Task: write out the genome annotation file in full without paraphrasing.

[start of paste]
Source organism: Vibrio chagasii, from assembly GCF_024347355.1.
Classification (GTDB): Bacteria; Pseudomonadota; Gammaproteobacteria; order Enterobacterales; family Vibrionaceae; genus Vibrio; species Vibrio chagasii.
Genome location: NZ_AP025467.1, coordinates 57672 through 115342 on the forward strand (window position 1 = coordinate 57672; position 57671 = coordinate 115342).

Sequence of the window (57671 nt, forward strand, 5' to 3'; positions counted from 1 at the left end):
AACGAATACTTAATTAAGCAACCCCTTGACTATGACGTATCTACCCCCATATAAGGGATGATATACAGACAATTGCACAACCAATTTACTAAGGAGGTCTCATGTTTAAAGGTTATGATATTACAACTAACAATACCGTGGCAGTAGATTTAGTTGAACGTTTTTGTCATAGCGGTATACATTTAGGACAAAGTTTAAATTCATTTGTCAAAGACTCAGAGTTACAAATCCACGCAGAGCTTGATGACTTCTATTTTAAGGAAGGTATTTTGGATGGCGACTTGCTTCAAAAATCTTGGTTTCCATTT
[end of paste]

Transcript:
Source organism: Vibrio chagasii, from assembly GCF_024347355.1.
Classification (GTDB): Bacteria; Pseudomonadota; Gammaproteobacteria; order Enterobacterales; family Vibrionaceae; genus Vibrio; species Vibrio chagasii.
Genome location: NZ_AP025467.1, coordinates 57672 through 115342 on the forward strand (window position 1 = coordinate 57672; position 57671 = coordinate 115342).

Sequence of the window (57671 nt, forward strand, 5' to 3'; positions counted from 1 at the left end):
AACGAATACTTAATTAAGCAACCCCTTGACTATGACGTATCTACCCCCATATAAGGGATGATATACAGACAATTGCACAACCAATTTACTAAGGAGGTCTCATGTTTAAAGGTTATGATATTACAACTAACAATACCGTGGCAGTAGATTTAGTTGAACGTTTTTGTCATAGCGGTATACATTTAGGACAAAGTTTAAATTCATTTGTCAAAGACTCAGAGTTACAAATCCACGCAGAGCTTGATGACTTCTATTTTAAGGAAGGTATTTTGGATGGCGACTTGCTTCAAAAATCTTGGTTTCCATTT